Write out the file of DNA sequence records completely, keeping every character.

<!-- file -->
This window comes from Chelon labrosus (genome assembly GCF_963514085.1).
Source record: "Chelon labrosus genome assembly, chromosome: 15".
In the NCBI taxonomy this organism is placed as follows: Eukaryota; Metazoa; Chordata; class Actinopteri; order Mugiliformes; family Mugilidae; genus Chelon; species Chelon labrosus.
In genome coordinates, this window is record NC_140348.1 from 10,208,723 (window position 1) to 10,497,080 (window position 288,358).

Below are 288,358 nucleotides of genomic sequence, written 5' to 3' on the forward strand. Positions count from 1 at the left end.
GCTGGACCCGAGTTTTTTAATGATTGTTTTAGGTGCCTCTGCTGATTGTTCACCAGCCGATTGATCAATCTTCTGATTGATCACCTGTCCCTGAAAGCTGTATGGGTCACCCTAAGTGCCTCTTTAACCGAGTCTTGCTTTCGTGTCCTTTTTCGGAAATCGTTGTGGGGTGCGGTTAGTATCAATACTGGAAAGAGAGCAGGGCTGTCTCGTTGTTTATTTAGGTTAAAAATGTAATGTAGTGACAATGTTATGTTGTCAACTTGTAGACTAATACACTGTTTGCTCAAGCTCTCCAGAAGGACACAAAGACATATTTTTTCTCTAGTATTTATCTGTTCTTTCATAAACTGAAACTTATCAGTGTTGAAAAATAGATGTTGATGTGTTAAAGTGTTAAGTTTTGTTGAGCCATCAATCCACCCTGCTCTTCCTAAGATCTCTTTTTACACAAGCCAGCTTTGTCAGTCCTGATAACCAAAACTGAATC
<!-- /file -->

This window comes from Chelon labrosus (genome assembly GCF_963514085.1).
Source record: "Chelon labrosus genome assembly, chromosome: 15".
In the NCBI taxonomy this organism is placed as follows: Eukaryota; Metazoa; Chordata; class Actinopteri; order Mugiliformes; family Mugilidae; genus Chelon; species Chelon labrosus.
In genome coordinates, this window is record NC_140348.1 from 10,208,723 (window position 1) to 10,497,080 (window position 288,358).

Below are 288,358 nucleotides of genomic sequence, written 5' to 3' on the forward strand. Positions count from 1 at the left end.
GCTGGACCCGAGTTTTTTAATGATTGTTTTAGGTGCCTCTGCTGATTGTTCACCAGCCGATTGATCAATCTTCTGATTGATCACCTGTCCCTGAAAGCTGTATGGGTCACCCTAAGTGCCTCTTTAACCGAGTCTTGCTTTCGTGTCCTTTTTCGGAAATCGTTGTGGGGTGCGGTTAGTATCAATACTGGAAAGAGAGCAGGGCTGTCTCGTTGTTTATTTAGGTTAAAAATGTAATGTAGTGACAATGTTATGTTGTCAACTTGTAGACTAATACACTGTTTGCTCAAGCTCTCCAGAAGGACACAAAGACATATTTTTTCTCTAGTATTTATCTGTTCTTTCATAAACTGAAACTTATCAGTGTTGAAAAATAGATGTTGATGTGTTAAAGTGTTAAGTTTTGTTGAGCCATCAATCCACCCTGCTCTTCCTAAGATCTCTTTTTACACAAGCCAGCTTTGTCAGTCCTGATAACCAAAACTGAATC